The striving for ‘juicy narratives’ is the biggest mistake of current news media. Their attempt to copy the success of Hollywood dramas by creating narratives has destroyed their credibility. It has put incentives on the wrong aspect of a reporter’s work. Instead of requiring well checked facts the editors are now asking for confirmations of preconceived tales:
What is clear is that The Times should have been alert to the possibility that, in its signature audio documentary, it was listening too hard for the story it wanted to hear — “rooting for the story,” as The Post’s Erik Wemple put it on Friday.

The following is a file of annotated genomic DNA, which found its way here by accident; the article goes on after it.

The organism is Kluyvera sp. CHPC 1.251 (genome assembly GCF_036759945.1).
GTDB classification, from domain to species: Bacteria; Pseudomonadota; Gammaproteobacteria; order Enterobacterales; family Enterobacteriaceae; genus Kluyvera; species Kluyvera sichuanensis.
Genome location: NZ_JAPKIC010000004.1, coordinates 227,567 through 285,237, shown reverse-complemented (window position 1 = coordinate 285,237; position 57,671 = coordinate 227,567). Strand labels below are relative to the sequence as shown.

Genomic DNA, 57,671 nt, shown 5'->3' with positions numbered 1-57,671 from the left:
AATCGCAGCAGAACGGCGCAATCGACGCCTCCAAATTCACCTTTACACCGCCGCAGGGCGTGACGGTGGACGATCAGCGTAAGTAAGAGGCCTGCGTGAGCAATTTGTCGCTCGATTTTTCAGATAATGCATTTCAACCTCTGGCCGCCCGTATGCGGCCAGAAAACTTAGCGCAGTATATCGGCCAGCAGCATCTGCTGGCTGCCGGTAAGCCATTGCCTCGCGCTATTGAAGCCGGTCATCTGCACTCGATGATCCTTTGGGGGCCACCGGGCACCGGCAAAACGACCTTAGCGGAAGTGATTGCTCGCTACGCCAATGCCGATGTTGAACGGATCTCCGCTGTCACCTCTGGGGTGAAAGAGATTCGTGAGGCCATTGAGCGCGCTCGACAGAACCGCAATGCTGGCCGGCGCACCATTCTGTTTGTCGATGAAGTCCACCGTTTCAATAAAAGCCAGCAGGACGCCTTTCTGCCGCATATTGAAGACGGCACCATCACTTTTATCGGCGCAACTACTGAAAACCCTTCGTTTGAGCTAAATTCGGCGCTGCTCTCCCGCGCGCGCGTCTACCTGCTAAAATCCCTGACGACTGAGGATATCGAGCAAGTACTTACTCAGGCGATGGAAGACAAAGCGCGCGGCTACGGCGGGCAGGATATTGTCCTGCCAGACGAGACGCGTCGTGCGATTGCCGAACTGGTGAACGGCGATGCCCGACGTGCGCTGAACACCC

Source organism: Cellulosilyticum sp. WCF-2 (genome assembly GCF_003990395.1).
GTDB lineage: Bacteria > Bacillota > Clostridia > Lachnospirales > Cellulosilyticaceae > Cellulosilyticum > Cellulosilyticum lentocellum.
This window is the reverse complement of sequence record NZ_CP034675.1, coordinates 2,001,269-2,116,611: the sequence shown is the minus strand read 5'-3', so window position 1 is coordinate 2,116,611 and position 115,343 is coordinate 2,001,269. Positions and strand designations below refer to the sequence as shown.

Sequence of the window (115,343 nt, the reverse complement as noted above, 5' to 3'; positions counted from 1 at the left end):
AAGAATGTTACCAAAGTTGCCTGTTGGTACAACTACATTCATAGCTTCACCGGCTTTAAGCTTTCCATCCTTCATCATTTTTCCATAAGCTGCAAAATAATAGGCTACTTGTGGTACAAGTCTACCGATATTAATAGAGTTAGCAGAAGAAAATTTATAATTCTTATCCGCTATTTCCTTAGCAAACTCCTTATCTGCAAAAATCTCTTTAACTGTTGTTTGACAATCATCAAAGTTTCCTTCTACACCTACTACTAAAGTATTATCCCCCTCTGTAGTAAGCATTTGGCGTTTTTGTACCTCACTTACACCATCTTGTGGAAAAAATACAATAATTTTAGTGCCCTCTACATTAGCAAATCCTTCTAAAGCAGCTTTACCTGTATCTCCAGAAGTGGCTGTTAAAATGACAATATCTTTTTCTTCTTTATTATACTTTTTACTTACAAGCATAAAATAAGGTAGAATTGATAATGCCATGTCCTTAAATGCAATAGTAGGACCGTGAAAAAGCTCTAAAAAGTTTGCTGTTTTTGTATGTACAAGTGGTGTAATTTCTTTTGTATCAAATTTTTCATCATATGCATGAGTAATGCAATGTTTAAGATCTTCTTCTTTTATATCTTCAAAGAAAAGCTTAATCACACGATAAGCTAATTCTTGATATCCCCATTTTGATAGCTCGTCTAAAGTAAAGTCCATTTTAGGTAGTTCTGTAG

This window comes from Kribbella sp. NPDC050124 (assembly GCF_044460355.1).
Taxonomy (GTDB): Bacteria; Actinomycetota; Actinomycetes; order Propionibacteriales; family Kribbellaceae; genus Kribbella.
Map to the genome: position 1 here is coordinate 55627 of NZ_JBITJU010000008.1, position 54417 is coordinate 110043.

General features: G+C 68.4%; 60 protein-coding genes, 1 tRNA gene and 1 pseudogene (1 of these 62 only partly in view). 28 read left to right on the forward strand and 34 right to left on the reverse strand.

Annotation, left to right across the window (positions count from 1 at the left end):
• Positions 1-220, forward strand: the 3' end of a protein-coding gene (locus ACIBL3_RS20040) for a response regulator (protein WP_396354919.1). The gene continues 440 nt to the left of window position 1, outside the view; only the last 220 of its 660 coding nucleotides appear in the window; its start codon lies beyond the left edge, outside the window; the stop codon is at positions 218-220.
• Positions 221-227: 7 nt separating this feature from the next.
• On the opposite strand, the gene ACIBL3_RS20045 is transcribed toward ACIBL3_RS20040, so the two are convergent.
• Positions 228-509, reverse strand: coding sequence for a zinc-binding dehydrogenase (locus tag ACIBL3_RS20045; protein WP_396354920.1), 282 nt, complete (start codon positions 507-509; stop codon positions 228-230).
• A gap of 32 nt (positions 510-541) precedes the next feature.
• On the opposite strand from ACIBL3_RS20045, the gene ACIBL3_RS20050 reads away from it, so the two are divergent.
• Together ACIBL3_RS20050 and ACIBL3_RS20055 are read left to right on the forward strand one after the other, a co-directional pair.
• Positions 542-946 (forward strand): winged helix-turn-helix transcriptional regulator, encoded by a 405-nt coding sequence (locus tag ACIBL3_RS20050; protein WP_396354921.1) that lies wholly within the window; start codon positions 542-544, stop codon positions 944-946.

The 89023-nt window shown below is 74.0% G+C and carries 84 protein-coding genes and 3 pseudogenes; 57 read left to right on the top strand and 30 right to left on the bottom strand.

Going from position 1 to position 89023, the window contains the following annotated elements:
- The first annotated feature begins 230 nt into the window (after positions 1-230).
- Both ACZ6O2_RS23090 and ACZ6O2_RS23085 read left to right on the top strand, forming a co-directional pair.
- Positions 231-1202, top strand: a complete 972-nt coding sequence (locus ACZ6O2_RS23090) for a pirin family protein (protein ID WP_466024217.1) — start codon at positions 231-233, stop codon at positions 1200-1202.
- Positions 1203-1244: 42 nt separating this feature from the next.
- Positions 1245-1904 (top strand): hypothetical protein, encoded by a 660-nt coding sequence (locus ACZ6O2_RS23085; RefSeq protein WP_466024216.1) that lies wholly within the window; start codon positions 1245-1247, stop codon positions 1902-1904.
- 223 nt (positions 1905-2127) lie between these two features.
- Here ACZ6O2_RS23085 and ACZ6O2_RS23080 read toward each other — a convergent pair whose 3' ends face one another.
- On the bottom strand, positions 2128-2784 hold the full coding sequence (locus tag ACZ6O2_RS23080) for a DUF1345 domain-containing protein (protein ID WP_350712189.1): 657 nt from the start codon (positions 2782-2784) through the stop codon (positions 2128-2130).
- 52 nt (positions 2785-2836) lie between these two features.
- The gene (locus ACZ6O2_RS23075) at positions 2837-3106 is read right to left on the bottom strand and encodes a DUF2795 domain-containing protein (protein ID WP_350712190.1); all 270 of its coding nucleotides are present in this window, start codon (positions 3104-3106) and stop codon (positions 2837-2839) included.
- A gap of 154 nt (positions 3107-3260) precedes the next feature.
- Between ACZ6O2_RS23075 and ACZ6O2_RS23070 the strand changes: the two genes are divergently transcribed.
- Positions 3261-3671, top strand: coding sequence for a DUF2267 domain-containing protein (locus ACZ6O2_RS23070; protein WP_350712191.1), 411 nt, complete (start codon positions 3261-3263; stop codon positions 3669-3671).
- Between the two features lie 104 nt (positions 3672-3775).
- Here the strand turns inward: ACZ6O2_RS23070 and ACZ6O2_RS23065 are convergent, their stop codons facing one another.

Callimachi is far from the only one guilty of creating fake news to fulfill her editors demand of narratives. The four year long coverage of ‘Russiagate’, the fairytale collection of made up connections between Donald Trump and Russia, was full of such. The editorial push towards narratives is rooted in the desire to create clickbait and to generate a social media echo around the reporting. That may be profitable in the short term but it is also a guarantee for a long term failure.
False of hyped narratives will over time get debunked. People then lose trust in the media that provided them with the fake news. That again will cause a long term loss of readership.